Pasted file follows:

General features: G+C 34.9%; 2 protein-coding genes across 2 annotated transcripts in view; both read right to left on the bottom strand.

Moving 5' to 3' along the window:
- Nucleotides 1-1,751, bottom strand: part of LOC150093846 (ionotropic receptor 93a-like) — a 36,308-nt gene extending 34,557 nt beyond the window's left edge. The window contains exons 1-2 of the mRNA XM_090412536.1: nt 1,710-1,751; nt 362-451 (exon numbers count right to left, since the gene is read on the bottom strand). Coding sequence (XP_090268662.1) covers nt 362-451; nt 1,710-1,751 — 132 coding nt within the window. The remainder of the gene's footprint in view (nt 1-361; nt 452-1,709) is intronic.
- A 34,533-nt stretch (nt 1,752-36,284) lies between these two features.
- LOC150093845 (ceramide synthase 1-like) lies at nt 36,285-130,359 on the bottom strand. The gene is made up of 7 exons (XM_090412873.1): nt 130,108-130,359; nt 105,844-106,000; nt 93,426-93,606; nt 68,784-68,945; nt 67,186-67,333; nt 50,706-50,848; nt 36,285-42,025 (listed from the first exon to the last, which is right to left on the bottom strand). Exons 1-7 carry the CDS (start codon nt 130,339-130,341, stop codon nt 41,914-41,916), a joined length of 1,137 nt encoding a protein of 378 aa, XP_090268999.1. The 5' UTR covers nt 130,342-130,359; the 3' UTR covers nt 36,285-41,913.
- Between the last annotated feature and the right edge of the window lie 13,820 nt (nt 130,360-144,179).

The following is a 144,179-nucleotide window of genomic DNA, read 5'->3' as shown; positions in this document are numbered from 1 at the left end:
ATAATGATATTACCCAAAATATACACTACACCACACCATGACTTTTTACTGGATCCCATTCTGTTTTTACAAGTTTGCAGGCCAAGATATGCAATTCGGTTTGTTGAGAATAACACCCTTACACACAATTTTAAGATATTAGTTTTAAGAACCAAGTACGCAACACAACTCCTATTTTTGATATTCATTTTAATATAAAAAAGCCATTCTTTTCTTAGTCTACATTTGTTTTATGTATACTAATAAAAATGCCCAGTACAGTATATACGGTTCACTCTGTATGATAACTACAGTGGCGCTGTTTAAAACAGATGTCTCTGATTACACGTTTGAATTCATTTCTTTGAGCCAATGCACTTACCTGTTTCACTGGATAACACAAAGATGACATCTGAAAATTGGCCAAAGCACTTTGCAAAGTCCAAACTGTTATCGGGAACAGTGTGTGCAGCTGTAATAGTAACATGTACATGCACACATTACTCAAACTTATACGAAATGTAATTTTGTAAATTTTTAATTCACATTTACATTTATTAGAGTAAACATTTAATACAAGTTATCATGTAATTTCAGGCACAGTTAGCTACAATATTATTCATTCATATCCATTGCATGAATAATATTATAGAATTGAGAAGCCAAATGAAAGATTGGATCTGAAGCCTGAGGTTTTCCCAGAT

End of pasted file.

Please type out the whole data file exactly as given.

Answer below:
General features: G+C 34.9%; 2 protein-coding genes across 2 annotated transcripts in view; both read right to left on the bottom strand.

Moving 5' to 3' along the window:
- Nucleotides 1-1,751, bottom strand: part of LOC150093846 (ionotropic receptor 93a-like) — a 36,308-nt gene extending 34,557 nt beyond the window's left edge. The window contains exons 1-2 of the mRNA XM_090412536.1: nt 1,710-1,751; nt 362-451 (exon numbers count right to left, since the gene is read on the bottom strand). Coding sequence (XP_090268662.1) covers nt 362-451; nt 1,710-1,751 — 132 coding nt within the window. The remainder of the gene's footprint in view (nt 1-361; nt 452-1,709) is intronic.
- A 34,533-nt stretch (nt 1,752-36,284) lies between these two features.
- LOC150093845 (ceramide synthase 1-like) lies at nt 36,285-130,359 on the bottom strand. The gene is made up of 7 exons (XM_090412873.1): nt 130,108-130,359; nt 105,844-106,000; nt 93,426-93,606; nt 68,784-68,945; nt 67,186-67,333; nt 50,706-50,848; nt 36,285-42,025 (listed from the first exon to the last, which is right to left on the bottom strand). Exons 1-7 carry the CDS (start codon nt 130,339-130,341, stop codon nt 41,914-41,916), a joined length of 1,137 nt encoding a protein of 378 aa, XP_090268999.1. The 5' UTR covers nt 130,342-130,359; the 3' UTR covers nt 36,285-41,913.
- Between the last annotated feature and the right edge of the window lie 13,820 nt (nt 130,360-144,179).

The following is a 144,179-nucleotide window of genomic DNA, read 5'->3' as shown; positions in this document are numbered from 1 at the left end:
ATAATGATATTACCCAAAATATACACTACACCACACCATGACTTTTTACTGGATCCCATTCTGTTTTTACAAGTTTGCAGGCCAAGATATGCAATTCGGTTTGTTGAGAATAACACCCTTACACACAATTTTAAGATATTAGTTTTAAGAACCAAGTACGCAACACAACTCCTATTTTTGATATTCATTTTAATATAAAAAAGCCATTCTTTTCTTAGTCTACATTTGTTTTATGTATACTAATAAAAATGCCCAGTACAGTATATACGGTTCACTCTGTATGATAACTACAGTGGCGCTGTTTAAAACAGATGTCTCTGATTACACGTTTGAATTCATTTCTTTGAGCCAATGCACTTACCTGTTTCACTGGATAACACAAAGATGACATCTGAAAATTGGCCAAAGCACTTTGCAAAGTCCAAACTGTTATCGGGAACAGTGTGTGCAGCTGTAATAGTAACATGTACATGCACACATTACTCAAACTTATACGAAATGTAATTTTGTAAATTTTTAATTCACATTTACATTTATTAGAGTAAACATTTAATACAAGTTATCATGTAATTTCAGGCACAGTTAGCTACAATATTATTCATTCATATCCATTGCATGAATAATATTATAGAATTGAGAAGCCAAATGAAAGATTGGATCTGAAGCCTGAGGTTTTCCCAGAT